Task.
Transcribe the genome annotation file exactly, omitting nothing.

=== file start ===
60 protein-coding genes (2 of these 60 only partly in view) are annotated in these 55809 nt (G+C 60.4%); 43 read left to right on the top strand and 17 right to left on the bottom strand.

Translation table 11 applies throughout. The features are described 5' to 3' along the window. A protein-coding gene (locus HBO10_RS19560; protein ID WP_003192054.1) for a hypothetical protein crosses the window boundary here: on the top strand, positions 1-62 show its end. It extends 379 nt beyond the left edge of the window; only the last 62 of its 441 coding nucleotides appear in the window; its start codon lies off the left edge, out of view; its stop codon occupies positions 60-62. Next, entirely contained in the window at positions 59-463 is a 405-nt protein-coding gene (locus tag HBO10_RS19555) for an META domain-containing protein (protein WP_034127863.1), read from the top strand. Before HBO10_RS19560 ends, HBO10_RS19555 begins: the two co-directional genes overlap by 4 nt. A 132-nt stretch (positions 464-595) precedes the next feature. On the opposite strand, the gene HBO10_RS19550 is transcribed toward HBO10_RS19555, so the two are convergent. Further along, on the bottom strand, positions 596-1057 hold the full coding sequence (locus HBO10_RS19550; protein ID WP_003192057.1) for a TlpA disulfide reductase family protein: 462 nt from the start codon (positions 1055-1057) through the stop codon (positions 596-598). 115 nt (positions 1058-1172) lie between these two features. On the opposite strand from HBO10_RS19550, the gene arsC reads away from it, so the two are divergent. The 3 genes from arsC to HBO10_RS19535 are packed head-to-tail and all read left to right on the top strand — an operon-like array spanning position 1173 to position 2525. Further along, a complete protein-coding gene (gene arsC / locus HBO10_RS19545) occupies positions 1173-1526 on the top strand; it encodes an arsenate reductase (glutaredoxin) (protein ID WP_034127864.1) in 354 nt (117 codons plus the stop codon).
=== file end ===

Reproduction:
60 protein-coding genes (2 of these 60 only partly in view) are annotated in these 55809 nt (G+C 60.4%); 43 read left to right on the top strand and 17 right to left on the bottom strand.

Translation table 11 applies throughout. The features are described 5' to 3' along the window. A protein-coding gene (locus HBO10_RS19560; protein ID WP_003192054.1) for a hypothetical protein crosses the window boundary here: on the top strand, positions 1-62 show its end. It extends 379 nt beyond the left edge of the window; only the last 62 of its 441 coding nucleotides appear in the window; its start codon lies off the left edge, out of view; its stop codon occupies positions 60-62. Next, entirely contained in the window at positions 59-463 is a 405-nt protein-coding gene (locus tag HBO10_RS19555) for an META domain-containing protein (protein WP_034127863.1), read from the top strand. Before HBO10_RS19560 ends, HBO10_RS19555 begins: the two co-directional genes overlap by 4 nt. A 132-nt stretch (positions 464-595) precedes the next feature. On the opposite strand, the gene HBO10_RS19550 is transcribed toward HBO10_RS19555, so the two are convergent. Further along, on the bottom strand, positions 596-1057 hold the full coding sequence (locus HBO10_RS19550; protein ID WP_003192057.1) for a TlpA disulfide reductase family protein: 462 nt from the start codon (positions 1055-1057) through the stop codon (positions 596-598). 115 nt (positions 1058-1172) lie between these two features. On the opposite strand from HBO10_RS19550, the gene arsC reads away from it, so the two are divergent. The 3 genes from arsC to HBO10_RS19535 are packed head-to-tail and all read left to right on the top strand — an operon-like array spanning position 1173 to position 2525. Further along, a complete protein-coding gene (gene arsC / locus HBO10_RS19545) occupies positions 1173-1526 on the top strand; it encodes an arsenate reductase (glutaredoxin) (protein ID WP_034127864.1) in 354 nt (117 codons plus the stop codon).